Updated: Oct 24
We've featured movie-themed games in the past on Board's Eye View; for example, Movie Empire and the quiz game Blockbuster. The movie industry is a rich theme for board gaming so it's no surprise to see it revisited in Keen Bean Studio's Roll Camera!
In this game, designer Malachi Ray Rempen has brought together all the key elements of film making to create a fully cooperative game where players are working together to shoot scenes while balancing the demands of time and money: run out of either of these and your project is cancelled and you collectively lose. And even if you complete the requisite five scenes within budget and on schedule, you'll also need to ensure that the 'quality' is either sufficiently high or (like one of the movies of Ed Wood) 'so bad it's good'...
Roll Camera! is played using custom six-sided dice. Each face represents one member of the film crew: actor, cameraman, production design, lights, sound and visual effects - with the latter functioning as a 'wild' that can be substituted for any of the others. Each turn, you'll roll six dice (fewer if you or another player have 'locked' dice on a previous turn) and allocate the crew to various roles on the main board or on your own individual player board.
A 'script' is formed by combining the words on two script cards. These also define what scenes you need to film in order to advance on the quality track. We've usually stuck to the original script but players can take actions during the game to alter the script, and therefore the scoring requirements. You'll choose scenes to film, each of which specifies the crew needed and how they are deployed on set. And of course you'll need to build the set, which will also demand crew and cash... Roll Camera! is a puzzle game because you need to collectively find the most efficient use of resources (crew dice, money and time) to stand any chance of completing five scenes within the budget and on schedule. You'll almost certainly need, for example, to find ways of reusing your set for several scenes because you'll run out of time and money if you have to build it anew for all five scenes.
If this were all there were to it, Roll Camera! would be an entertaining game. It would still be quite challenging but it might not keep you coming back for more. There is more to the game, however... Movies are frequently beset with production problems and the movies in Roll Camera! are no exception. At the start of every turn (that's every turn of every player!), you'll turn over a 'Problem' card. That will throw a spanner into the works: typically, for example, imposing extra demands to film a scene or blocking an aspect of the production process (preventing players from allocating dice at that location). All the while a Problem card is active, it's effect will be in force. You can 'resolve' (discard) a Problem card but that costs some of your dice and it becomes increasingly difficult the longer the Problem is in place: when it first appears, you can resolve a Problem by allocating any two crew dice but if it's still there when the next Problem card is flipped, it moves along to the next level of difficulty where it requires two identical crew dice, rising ultimately to three identical dice. There are never more than three Problems in force, so in our plays of Roll Camera! we found that one key to collective success was working out which Problems we could live with and work around: once we had three Problems in place then we were immune from any more coming into play. Some actions bring an extra Problem card on as part of the 'cost' of that action. If all three Problem slots have already been taken up, then the action can be taken without any negative consequence. Some of our team thought that overgenerous.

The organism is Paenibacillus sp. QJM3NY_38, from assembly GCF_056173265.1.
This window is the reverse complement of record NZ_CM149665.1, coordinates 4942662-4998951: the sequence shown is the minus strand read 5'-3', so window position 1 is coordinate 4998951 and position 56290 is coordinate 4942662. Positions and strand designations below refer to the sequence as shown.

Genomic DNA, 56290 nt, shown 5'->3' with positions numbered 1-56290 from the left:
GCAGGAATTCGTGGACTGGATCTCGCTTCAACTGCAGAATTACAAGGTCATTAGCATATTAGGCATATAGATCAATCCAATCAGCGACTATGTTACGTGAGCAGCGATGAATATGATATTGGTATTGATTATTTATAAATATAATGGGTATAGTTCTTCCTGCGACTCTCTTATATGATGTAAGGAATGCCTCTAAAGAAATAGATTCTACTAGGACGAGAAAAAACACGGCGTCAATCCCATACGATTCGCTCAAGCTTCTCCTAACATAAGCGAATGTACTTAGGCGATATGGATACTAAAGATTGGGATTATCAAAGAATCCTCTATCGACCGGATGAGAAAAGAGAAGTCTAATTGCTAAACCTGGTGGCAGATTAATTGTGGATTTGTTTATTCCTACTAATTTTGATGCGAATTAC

Players (1–6: Roll Camera! plays just as well as a solo game) each take one of the roles in the production: Producer, Director, Editor, Cinematographer, Production Designer, Star. Each role has its own unique abilities, so part of the puzzle-solving in Roll Camera! is finding the best synergies between the abilities you have in play. Players all start with 'Idea' cards that can give the production a boost, but these are not shared until they are pitched at a production meeting. And, as you'll have guessed, calling a production meeting requires the expenditure of one of your crew dice... The Idea cards and the pitch mechanic reinforce the theme but they also help to limit the common co-op game risk of 'alpha player syndrome' where one bossy player tells all the others what they should do on their turn. If I'm the active player you can't tell me what Ideas cards you hold but you can just suggest that if I call a production meeting then you might be able to pitch an idea that can help...
The Kickstarter for Roll Camera! was already underway before this preview prototype reached us at Board's Eye View, so we've had to pull out the stops to get it played while the KS is still running and you have a chance to back it. This hasn't proved overly onerous because we've loved every play of Roll Camera! and we can't get enough of this game. We've especially enjoyed the plays where we throw ourselves into our assigned roles and adopt the optional 'player privileges' where, for example, the Director shouts 'Action!' whenever you shoot a scene or where the Star can require applause from the other players. This is a game that you won't want to miss so click here to check out the Kickstarter.
(Review by Selwyn Ward)